Can marijuana help if you've overdone the hot sauce?

If you find that more foods are overloaded with heat, you're not wrong. The spicy food trend is not just a fad, but a global culinary movement. There was a collective sigh of relief as the Sriracha supply dwindled and suddenly everyone was in the game. Campbells started adding ghost peppers and the grocery shelves are full of options. But what if you overdo it? Bread, citrus fruits, alcohol, yogurt, and milk can help relieve the pain. But can marijuana help you overdo the hot sauce?

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Well, it's a bit of a complicated answer – the answer is a qualified yes. Most people only treat themselves to a spicy dish at the last moment. When you stop by Houston Hot Chicken, you'll experience the extreme heat. Some places require you to sign a waiver, in part to ensure that you still pay for your food and don't ask for a refund if you can't eat it. But when it comes to marijuana use, planning ahead could be crucial.

It appears that researchers in San Diego accidentally stumbled upon another way to cool the mouth.

Researchers at UCSD's Center for Medical Cannabis Research tested marijuana's potential for relieving neuropathic pain. To simulate the pain associated with chemotherapy or HIV/AIDS, researchers injected participants with capsaicin, the active ingredient that makes peppers spicy. In addition to the sensation of heat, capsaicin produces pain and is therefore an important tool in pain research.

The trial was a success; cannabis led to a significant, although modest, improvement in pain. Subjects reported a reduction in pain at the medium dose, and there was also a significant correlation between plasma levels of THC, the active ingredient in cannabis, and a reduction in pain.

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The first problem is dosage. Cannabis has a narrow window for pain relief. Too little has no effect, but too much makes the pain worse. The optimal amount is around 4% THC.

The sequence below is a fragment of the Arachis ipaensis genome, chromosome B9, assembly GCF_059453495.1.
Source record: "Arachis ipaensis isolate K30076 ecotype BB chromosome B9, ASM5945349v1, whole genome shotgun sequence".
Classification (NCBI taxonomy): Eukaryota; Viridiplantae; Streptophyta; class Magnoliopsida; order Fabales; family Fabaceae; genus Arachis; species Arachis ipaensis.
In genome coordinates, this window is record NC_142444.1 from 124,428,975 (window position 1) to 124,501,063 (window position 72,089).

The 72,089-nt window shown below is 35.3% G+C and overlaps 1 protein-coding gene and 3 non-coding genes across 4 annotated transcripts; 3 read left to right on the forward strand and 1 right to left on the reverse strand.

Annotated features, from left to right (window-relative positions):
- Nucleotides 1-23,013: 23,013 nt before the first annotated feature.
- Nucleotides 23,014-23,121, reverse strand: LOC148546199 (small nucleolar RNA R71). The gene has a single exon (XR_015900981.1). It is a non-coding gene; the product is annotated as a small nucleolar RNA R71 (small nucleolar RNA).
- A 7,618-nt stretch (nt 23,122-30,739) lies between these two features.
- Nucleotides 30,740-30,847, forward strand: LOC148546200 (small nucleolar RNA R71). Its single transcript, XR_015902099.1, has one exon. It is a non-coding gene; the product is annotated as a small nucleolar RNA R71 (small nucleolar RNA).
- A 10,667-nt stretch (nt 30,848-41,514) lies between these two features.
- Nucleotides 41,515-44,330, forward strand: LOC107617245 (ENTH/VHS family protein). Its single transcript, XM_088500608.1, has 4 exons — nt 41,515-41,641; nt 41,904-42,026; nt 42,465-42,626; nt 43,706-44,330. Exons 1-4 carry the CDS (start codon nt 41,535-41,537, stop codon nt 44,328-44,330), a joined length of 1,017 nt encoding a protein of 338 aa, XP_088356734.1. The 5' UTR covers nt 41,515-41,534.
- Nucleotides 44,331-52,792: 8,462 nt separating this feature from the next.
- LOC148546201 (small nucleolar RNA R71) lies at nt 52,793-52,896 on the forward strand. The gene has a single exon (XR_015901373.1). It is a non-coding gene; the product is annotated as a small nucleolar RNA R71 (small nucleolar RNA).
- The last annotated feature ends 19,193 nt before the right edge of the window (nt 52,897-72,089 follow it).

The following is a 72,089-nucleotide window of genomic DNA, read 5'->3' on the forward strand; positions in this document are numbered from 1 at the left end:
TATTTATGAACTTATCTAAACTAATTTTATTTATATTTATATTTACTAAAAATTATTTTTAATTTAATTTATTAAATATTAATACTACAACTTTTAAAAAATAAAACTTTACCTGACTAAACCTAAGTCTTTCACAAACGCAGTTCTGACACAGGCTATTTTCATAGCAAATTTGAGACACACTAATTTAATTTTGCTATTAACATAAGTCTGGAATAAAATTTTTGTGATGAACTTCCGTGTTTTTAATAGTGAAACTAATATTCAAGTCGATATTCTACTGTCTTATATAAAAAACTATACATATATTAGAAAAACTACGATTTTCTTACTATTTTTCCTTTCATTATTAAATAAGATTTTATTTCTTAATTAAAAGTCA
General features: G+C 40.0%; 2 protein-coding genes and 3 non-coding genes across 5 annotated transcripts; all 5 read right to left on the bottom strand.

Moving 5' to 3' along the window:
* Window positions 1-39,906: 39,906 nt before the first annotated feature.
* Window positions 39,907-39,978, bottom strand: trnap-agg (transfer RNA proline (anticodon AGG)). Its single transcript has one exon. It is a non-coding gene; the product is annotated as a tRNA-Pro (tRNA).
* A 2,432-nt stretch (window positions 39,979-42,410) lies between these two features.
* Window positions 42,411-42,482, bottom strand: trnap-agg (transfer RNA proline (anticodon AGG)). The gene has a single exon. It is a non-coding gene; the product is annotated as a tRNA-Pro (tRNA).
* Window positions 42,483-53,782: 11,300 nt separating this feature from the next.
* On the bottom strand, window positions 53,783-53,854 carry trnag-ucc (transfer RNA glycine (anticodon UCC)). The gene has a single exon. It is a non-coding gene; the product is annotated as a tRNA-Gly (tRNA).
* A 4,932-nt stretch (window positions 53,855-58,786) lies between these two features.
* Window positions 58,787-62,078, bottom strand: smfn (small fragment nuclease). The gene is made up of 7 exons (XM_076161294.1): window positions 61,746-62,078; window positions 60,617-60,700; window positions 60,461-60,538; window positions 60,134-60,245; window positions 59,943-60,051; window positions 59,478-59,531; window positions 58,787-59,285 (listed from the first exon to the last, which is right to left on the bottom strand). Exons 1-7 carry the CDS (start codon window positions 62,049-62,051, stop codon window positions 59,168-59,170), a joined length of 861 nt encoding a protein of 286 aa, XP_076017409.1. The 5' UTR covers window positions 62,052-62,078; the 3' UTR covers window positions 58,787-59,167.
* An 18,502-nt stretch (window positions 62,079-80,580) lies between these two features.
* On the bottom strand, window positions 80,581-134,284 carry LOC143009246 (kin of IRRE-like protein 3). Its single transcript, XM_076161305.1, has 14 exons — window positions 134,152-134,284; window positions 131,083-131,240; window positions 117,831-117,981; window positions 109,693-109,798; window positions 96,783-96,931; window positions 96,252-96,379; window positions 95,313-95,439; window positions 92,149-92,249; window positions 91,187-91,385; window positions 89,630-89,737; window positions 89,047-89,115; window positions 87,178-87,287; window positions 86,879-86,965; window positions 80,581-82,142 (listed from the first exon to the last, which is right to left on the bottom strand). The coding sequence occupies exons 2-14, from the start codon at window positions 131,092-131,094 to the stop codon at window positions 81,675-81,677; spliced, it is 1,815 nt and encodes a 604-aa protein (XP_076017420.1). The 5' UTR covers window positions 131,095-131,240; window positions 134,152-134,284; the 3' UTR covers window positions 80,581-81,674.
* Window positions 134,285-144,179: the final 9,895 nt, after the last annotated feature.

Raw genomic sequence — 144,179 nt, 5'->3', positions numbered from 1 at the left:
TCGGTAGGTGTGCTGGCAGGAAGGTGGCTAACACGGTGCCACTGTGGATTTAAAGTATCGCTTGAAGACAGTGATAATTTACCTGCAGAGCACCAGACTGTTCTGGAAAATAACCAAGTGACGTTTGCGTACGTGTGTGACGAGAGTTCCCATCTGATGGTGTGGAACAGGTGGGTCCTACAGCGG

The second problem is response time. The pain-relieving effect occurs immediately; it takes about 45 minutes. For anyone who has a mouthful of habanero burning like an out-of-control fire, 45 minutes of relief seems a bit long. You would need to do pre-planning and microdosing. Or put some cannabis oil in your mouth before indulging in the spice.

Consuming hot sauce can give you a “high.” When you eat something spicy and the capsaicinoids (made up of capsaicins) get on your tongue, it sends a message – similar to what happens when you're near a hot fire – to the brain, essentially tricking it into thinking your mouth is burning and need quick help ( It's the same thing that happens when you touch your eye or other sensitive areas after handling a hot pepper. The brain responds by releasing endorphins. Which results in a brief high.

More research needs to be done in this area before there is an immediate practical solution.

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